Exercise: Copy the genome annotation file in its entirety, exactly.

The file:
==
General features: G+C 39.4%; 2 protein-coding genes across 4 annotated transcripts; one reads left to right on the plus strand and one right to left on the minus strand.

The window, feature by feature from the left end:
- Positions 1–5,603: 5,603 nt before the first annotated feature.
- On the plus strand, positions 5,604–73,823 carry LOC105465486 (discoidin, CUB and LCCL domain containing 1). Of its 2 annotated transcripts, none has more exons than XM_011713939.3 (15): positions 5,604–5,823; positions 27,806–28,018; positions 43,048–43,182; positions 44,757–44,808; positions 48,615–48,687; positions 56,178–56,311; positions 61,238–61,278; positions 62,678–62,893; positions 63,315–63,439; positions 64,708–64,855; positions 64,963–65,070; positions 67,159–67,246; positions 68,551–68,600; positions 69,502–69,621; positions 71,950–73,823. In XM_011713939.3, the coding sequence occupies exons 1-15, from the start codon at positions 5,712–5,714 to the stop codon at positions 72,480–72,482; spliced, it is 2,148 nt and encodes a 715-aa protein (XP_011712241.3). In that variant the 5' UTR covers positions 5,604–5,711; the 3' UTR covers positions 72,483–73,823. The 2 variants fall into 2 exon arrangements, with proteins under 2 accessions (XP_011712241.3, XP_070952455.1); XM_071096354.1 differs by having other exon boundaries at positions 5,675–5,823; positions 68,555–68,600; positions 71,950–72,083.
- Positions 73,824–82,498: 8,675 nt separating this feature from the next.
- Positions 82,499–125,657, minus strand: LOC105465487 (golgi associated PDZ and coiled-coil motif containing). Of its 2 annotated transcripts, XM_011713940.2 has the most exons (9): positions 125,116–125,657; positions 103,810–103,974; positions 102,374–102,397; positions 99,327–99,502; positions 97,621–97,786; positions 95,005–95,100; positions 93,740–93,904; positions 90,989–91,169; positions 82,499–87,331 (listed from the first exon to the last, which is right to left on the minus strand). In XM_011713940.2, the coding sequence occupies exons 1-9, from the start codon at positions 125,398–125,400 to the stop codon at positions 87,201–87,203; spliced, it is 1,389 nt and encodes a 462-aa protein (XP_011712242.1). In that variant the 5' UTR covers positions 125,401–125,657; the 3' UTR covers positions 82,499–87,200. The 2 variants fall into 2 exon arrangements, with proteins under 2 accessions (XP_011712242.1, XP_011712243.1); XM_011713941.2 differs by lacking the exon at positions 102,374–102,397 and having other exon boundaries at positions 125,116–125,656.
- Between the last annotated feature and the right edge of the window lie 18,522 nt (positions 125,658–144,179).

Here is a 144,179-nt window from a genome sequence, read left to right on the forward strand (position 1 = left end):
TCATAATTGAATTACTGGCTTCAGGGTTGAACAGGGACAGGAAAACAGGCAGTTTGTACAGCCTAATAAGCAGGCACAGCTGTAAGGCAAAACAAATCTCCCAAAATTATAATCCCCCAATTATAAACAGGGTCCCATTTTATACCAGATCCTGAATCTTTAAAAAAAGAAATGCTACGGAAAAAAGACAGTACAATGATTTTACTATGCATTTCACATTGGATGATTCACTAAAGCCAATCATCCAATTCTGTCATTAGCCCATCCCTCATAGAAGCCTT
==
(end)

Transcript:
General features: G+C 39.4%; 2 protein-coding genes across 4 annotated transcripts; one reads left to right on the plus strand and one right to left on the minus strand.

The window, feature by feature from the left end:
- Positions 1–5,603: 5,603 nt before the first annotated feature.
- On the plus strand, positions 5,604–73,823 carry LOC105465486 (discoidin, CUB and LCCL domain containing 1). Of its 2 annotated transcripts, none has more exons than XM_011713939.3 (15): positions 5,604–5,823; positions 27,806–28,018; positions 43,048–43,182; positions 44,757–44,808; positions 48,615–48,687; positions 56,178–56,311; positions 61,238–61,278; positions 62,678–62,893; positions 63,315–63,439; positions 64,708–64,855; positions 64,963–65,070; positions 67,159–67,246; positions 68,551–68,600; positions 69,502–69,621; positions 71,950–73,823. In XM_011713939.3, the coding sequence occupies exons 1-15, from the start codon at positions 5,712–5,714 to the stop codon at positions 72,480–72,482; spliced, it is 2,148 nt and encodes a 715-aa protein (XP_011712241.3). In that variant the 5' UTR covers positions 5,604–5,711; the 3' UTR covers positions 72,483–73,823. The 2 variants fall into 2 exon arrangements, with proteins under 2 accessions (XP_011712241.3, XP_070952455.1); XM_071096354.1 differs by having other exon boundaries at positions 5,675–5,823; positions 68,555–68,600; positions 71,950–72,083.
- Positions 73,824–82,498: 8,675 nt separating this feature from the next.
- Positions 82,499–125,657, minus strand: LOC105465487 (golgi associated PDZ and coiled-coil motif containing). Of its 2 annotated transcripts, XM_011713940.2 has the most exons (9): positions 125,116–125,657; positions 103,810–103,974; positions 102,374–102,397; positions 99,327–99,502; positions 97,621–97,786; positions 95,005–95,100; positions 93,740–93,904; positions 90,989–91,169; positions 82,499–87,331 (listed from the first exon to the last, which is right to left on the minus strand). In XM_011713940.2, the coding sequence occupies exons 1-9, from the start codon at positions 125,398–125,400 to the stop codon at positions 87,201–87,203; spliced, it is 1,389 nt and encodes a 462-aa protein (XP_011712242.1). In that variant the 5' UTR covers positions 125,401–125,657; the 3' UTR covers positions 82,499–87,200. The 2 variants fall into 2 exon arrangements, with proteins under 2 accessions (XP_011712242.1, XP_011712243.1); XM_011713941.2 differs by lacking the exon at positions 102,374–102,397 and having other exon boundaries at positions 125,116–125,656.
- Between the last annotated feature and the right edge of the window lie 18,522 nt (positions 125,658–144,179).

Here is a 144,179-nt window from a genome sequence, read left to right on the forward strand (position 1 = left end):
TCATAATTGAATTACTGGCTTCAGGGTTGAACAGGGACAGGAAAACAGGCAGTTTGTACAGCCTAATAAGCAGGCACAGCTGTAAGGCAAAACAAATCTCCCAAAATTATAATCCCCCAATTATAAACAGGGTCCCATTTTATACCAGATCCTGAATCTTTAAAAAAAGAAATGCTACGGAAAAAAGACAGTACAATGATTTTACTATGCATTTCACATTGGATGATTCACTAAAGCCAATCATCCAATTCTGTCATTAGCCCATCCCTCATAGAAGCCTT